Emotion overcomes contradiction, Breton believes.

Breton was a dealer in art objects, particularly African, and the Surrealists were all passionate about the kind of bearing an object in the external world could have on their imagination, or on their inner world. So the Surrealists, wherever they were, would make expeditions to parks, but in particular vessls flea markets and to antique stores, in order to discover objects with primitive power, able to unleash those passions in their possessors.

The goal of this search for passion was a total reviewing and redoing of the way the world could be changed by the surrealist optimism. It was as if the more impossible situations and desires led him to greater heights of rhetoric.

From an communicatinv human point of view, surrealism as Breton conceived it was vastly over-reaching—but his was not an ordinary point commhnicating view. The new mythology he saw himself as participating in depended on his style of assurance.

Like the much-admired Gaston Bachelard, a postman turned phenomenologist and professor, and often called the philosopher of surrealism, Breton believed in replacing the idea of perception by that of admiration, the passive seeing of what is in the universe by the active involvement in it.

His notion of vision was an assertive one: But beyond the ideas remains the poetry. This, then, from bretn conclusion of Communicating Vessels, that as an image, as a thought, and gessels words making love for themselves and for us all, speaks with a voice many of us might gladly claim as our own:. Anthology of Black Humor.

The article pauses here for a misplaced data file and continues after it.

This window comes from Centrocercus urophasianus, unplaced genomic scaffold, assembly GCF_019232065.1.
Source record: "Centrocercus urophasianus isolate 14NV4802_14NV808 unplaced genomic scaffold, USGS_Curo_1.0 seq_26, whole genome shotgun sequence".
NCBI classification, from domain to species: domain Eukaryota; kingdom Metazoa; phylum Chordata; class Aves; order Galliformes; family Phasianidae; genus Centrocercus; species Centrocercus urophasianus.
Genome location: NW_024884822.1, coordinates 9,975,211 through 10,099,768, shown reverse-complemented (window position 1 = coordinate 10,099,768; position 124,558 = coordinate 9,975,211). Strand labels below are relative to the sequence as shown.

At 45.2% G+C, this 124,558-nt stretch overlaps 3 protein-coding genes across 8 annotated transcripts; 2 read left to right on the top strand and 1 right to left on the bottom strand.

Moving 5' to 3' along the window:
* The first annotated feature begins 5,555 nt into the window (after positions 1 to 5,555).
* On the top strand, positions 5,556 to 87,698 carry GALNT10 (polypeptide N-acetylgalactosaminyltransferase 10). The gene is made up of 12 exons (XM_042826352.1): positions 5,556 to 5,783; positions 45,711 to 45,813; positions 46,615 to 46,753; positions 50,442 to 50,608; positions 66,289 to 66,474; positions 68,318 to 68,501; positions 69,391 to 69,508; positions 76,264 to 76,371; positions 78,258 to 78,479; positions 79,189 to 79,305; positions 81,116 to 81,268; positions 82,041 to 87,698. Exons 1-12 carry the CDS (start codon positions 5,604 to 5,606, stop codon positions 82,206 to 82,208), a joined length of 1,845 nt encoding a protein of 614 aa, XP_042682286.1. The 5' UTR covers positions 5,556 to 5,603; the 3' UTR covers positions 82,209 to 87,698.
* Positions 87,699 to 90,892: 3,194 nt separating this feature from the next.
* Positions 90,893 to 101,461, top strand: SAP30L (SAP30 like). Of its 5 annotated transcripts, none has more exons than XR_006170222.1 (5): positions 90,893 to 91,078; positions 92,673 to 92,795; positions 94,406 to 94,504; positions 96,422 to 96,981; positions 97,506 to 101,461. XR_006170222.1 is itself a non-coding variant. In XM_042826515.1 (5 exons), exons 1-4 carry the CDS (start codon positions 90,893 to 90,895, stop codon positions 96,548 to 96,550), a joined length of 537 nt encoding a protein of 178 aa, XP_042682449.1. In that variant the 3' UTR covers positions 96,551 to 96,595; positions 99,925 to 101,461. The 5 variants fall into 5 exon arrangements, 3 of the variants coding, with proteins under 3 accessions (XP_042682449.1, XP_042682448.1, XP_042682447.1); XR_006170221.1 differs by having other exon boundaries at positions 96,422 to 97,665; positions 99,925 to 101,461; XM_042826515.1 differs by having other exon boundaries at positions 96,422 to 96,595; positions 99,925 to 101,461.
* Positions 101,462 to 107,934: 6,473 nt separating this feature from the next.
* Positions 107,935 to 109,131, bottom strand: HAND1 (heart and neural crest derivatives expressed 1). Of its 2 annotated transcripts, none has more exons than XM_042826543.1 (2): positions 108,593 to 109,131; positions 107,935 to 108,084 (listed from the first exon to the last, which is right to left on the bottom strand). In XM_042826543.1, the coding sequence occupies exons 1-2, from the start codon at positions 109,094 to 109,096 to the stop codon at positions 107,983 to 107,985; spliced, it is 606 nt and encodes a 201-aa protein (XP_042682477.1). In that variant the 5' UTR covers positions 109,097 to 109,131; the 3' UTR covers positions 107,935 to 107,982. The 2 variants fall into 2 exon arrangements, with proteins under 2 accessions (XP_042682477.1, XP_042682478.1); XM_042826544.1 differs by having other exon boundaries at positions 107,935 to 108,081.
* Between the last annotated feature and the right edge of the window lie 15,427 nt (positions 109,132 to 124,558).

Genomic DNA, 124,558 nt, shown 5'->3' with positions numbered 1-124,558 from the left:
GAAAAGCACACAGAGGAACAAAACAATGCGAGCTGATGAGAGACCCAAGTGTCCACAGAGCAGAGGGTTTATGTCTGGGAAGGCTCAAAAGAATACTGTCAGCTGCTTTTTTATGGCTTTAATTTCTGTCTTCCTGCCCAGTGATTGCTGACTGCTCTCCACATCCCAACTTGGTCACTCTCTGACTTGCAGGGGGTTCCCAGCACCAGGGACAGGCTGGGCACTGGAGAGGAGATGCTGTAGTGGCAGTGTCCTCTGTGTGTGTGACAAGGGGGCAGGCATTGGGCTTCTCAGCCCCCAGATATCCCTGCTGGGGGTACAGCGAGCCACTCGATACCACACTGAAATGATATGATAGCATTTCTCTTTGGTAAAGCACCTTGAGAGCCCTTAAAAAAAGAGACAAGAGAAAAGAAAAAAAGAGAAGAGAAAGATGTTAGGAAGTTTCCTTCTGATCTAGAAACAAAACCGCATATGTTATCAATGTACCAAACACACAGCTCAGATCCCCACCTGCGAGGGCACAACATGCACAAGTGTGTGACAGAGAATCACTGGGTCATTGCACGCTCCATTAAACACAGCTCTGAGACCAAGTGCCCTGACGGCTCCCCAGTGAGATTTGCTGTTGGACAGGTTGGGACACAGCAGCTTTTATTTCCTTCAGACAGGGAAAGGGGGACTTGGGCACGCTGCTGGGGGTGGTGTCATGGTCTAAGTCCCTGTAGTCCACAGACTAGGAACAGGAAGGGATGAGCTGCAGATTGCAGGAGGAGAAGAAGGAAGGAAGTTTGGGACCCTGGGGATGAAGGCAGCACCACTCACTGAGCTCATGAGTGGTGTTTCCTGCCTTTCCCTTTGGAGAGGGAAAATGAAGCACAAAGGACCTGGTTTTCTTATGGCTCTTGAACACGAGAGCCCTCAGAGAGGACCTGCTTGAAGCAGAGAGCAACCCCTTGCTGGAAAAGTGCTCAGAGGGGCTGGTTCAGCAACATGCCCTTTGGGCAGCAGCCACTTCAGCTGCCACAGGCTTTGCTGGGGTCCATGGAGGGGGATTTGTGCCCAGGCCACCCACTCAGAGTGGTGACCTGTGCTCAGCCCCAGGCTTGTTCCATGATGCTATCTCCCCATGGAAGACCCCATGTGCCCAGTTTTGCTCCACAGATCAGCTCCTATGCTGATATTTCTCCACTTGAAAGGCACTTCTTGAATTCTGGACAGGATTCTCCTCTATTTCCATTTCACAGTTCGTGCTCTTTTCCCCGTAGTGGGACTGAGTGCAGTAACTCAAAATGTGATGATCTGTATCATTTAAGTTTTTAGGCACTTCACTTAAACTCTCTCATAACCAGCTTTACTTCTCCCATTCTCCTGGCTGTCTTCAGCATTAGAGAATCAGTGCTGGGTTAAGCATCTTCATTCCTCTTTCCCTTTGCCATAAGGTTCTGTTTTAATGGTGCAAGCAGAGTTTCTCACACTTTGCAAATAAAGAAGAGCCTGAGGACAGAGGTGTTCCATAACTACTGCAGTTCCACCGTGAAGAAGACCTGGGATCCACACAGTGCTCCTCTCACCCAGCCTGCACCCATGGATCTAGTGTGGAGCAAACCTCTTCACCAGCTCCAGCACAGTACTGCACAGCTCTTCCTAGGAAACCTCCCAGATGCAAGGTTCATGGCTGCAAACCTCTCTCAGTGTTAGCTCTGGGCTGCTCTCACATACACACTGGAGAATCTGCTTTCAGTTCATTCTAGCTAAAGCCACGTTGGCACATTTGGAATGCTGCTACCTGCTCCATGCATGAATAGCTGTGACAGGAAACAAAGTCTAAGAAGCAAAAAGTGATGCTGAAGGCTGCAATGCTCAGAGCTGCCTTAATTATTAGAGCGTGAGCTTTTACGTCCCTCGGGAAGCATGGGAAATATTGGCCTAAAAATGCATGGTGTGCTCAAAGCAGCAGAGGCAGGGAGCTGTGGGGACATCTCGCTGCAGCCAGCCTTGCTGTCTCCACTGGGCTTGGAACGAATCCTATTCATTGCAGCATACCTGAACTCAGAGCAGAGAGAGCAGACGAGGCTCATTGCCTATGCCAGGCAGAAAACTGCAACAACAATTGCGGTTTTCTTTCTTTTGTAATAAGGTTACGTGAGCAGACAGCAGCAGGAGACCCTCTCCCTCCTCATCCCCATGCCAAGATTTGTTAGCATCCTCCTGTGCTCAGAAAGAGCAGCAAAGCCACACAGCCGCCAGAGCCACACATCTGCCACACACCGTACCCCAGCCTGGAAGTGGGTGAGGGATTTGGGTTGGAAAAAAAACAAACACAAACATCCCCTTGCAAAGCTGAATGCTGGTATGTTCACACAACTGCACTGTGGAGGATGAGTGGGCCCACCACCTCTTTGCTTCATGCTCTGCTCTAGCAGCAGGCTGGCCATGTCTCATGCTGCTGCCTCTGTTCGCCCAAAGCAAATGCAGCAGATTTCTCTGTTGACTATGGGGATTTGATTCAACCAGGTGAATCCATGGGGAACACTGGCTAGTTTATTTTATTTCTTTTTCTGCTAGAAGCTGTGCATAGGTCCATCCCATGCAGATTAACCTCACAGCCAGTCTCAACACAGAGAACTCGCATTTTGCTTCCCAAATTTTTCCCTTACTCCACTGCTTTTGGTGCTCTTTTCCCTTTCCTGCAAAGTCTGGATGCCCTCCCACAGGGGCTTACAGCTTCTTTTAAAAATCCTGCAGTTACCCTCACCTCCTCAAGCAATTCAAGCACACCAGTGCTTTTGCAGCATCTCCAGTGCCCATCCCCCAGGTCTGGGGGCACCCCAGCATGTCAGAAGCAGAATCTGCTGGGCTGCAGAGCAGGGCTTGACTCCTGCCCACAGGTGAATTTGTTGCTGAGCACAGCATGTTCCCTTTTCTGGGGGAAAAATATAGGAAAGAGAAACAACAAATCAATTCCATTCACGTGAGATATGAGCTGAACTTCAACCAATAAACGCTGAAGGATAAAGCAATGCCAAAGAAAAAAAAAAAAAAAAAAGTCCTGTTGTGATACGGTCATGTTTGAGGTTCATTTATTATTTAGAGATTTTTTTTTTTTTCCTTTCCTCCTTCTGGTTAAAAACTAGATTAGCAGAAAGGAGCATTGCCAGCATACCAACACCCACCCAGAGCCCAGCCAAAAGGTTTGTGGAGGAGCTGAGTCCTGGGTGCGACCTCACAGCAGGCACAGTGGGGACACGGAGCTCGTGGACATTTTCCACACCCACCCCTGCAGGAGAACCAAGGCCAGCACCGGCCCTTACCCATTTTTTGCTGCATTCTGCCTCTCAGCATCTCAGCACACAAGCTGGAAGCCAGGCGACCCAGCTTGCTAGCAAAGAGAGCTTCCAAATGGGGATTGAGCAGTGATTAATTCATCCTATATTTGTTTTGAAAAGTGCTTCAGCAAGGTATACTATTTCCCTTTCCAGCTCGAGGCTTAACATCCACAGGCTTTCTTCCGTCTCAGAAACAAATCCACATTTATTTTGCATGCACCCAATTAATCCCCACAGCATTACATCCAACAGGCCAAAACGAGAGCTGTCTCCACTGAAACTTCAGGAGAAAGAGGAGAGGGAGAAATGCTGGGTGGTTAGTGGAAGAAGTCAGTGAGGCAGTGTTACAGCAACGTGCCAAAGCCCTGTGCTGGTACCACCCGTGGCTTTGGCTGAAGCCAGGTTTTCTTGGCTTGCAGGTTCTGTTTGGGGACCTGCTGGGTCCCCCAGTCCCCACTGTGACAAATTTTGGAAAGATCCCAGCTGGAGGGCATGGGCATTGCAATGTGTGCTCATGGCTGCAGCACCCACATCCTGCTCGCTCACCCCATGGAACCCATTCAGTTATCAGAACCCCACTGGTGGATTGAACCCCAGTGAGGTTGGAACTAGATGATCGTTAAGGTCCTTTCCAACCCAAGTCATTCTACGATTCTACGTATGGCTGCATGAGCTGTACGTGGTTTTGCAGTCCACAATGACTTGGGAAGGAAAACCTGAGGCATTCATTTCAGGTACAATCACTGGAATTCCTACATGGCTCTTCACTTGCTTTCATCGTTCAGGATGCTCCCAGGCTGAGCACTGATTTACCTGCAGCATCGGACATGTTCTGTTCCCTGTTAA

Teresa, in the same essay: Simply by virtue of the fact that she saw her wooden cross transform into a crucifix of precious stones, and that she held this vision to be at once imaginative and sensorial, St. Teresa of Avila can be said to command the line along which mediums and poets take their place. His lament marks the extreme limit of his deception with the fate of the great surrealist idea: This time I live in, this time, alas, runs by and takes me with it.

That crazed and, as it were, accidental impatience in which it is caught up spares me nothing. There is vessles, it is true, little room for anyone who would haughtily trace in the grass the learned arabesque of the suns. In the clamor of crumbling walls, among the songs of gladness vessls rise from the towns already reconstructed, andrw the top of the torrent that cries the perpetual return of the forms unceasingly afflicted with change, upon the quivering wing of affections, of the passions alternately raising and letting fall both beings and things, above the bonfires in which whole civilizations conflagrate, beyond the confusion of tongues and commjnicating, I see man, what remains of him, forever unmoving in the center of the whirlwind.